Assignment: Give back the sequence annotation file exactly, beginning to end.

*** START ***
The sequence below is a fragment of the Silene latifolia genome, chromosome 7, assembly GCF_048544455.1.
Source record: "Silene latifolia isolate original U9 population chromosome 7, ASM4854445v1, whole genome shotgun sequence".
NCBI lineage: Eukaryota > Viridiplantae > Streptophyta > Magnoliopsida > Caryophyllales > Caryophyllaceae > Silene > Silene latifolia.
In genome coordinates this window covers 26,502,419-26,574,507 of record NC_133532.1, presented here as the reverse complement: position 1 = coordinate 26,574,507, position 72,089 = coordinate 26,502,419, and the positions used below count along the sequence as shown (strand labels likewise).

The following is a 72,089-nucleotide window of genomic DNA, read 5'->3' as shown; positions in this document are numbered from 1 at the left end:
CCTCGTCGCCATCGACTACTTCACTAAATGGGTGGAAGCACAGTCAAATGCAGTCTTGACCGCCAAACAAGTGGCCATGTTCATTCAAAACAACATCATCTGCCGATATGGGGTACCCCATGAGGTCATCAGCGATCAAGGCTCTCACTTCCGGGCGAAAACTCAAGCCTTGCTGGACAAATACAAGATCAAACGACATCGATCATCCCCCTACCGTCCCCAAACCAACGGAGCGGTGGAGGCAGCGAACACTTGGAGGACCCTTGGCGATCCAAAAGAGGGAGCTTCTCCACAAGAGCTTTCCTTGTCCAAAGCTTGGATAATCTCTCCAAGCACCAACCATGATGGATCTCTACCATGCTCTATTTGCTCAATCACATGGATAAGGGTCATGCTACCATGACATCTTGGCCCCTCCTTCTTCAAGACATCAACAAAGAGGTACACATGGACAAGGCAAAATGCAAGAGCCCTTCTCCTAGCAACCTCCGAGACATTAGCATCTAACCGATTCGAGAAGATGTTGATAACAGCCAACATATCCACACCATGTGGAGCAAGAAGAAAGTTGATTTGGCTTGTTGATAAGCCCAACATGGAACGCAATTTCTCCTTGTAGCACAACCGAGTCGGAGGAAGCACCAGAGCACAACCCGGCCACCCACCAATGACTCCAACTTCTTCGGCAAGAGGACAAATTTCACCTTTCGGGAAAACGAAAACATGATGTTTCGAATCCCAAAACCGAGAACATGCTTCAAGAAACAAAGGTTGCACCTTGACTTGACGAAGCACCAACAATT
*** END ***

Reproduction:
The sequence below is a fragment of the Silene latifolia genome, chromosome 7, assembly GCF_048544455.1.
Source record: "Silene latifolia isolate original U9 population chromosome 7, ASM4854445v1, whole genome shotgun sequence".
NCBI lineage: Eukaryota > Viridiplantae > Streptophyta > Magnoliopsida > Caryophyllales > Caryophyllaceae > Silene > Silene latifolia.
In genome coordinates this window covers 26,502,419-26,574,507 of record NC_133532.1, presented here as the reverse complement: position 1 = coordinate 26,574,507, position 72,089 = coordinate 26,502,419, and the positions used below count along the sequence as shown (strand labels likewise).

The following is a 72,089-nucleotide window of genomic DNA, read 5'->3' as shown; positions in this document are numbered from 1 at the left end:
CCTCGTCGCCATCGACTACTTCACTAAATGGGTGGAAGCACAGTCAAATGCAGTCTTGACCGCCAAACAAGTGGCCATGTTCATTCAAAACAACATCATCTGCCGATATGGGGTACCCCATGAGGTCATCAGCGATCAAGGCTCTCACTTCCGGGCGAAAACTCAAGCCTTGCTGGACAAATACAAGATCAAACGACATCGATCATCCCCCTACCGTCCCCAAACCAACGGAGCGGTGGAGGCAGCGAACACTTGGAGGACCCTTGGCGATCCAAAAGAGGGAGCTTCTCCACAAGAGCTTTCCTTGTCCAAAGCTTGGATAATCTCTCCAAGCACCAACCATGATGGATCTCTACCATGCTCTATTTGCTCAATCACATGGATAAGGGTCATGCTACCATGACATCTTGGCCCCTCCTTCTTCAAGACATCAACAAAGAGGTACACATGGACAAGGCAAAATGCAAGAGCCCTTCTCCTAGCAACCTCCGAGACATTAGCATCTAACCGATTCGAGAAGATGTTGATAACAGCCAACATATCCACACCATGTGGAGCAAGAAGAAAGTTGATTTGGCTTGTTGATAAGCCCAACATGGAACGCAATTTCTCCTTGTAGCACAACCGAGTCGGAGGAAGCACCAGAGCACAACCCGGCCACCCACCAATGACTCCAACTTCTTCGGCAAGAGGACAAATTTCACCTTTCGGGAAAACGAAAACATGATGTTTCGAATCCCAAAACCGAGAACATGCTTCAAGAAACAAAGGTTGCACCTTGACTTGACGAAGCACCAACAATT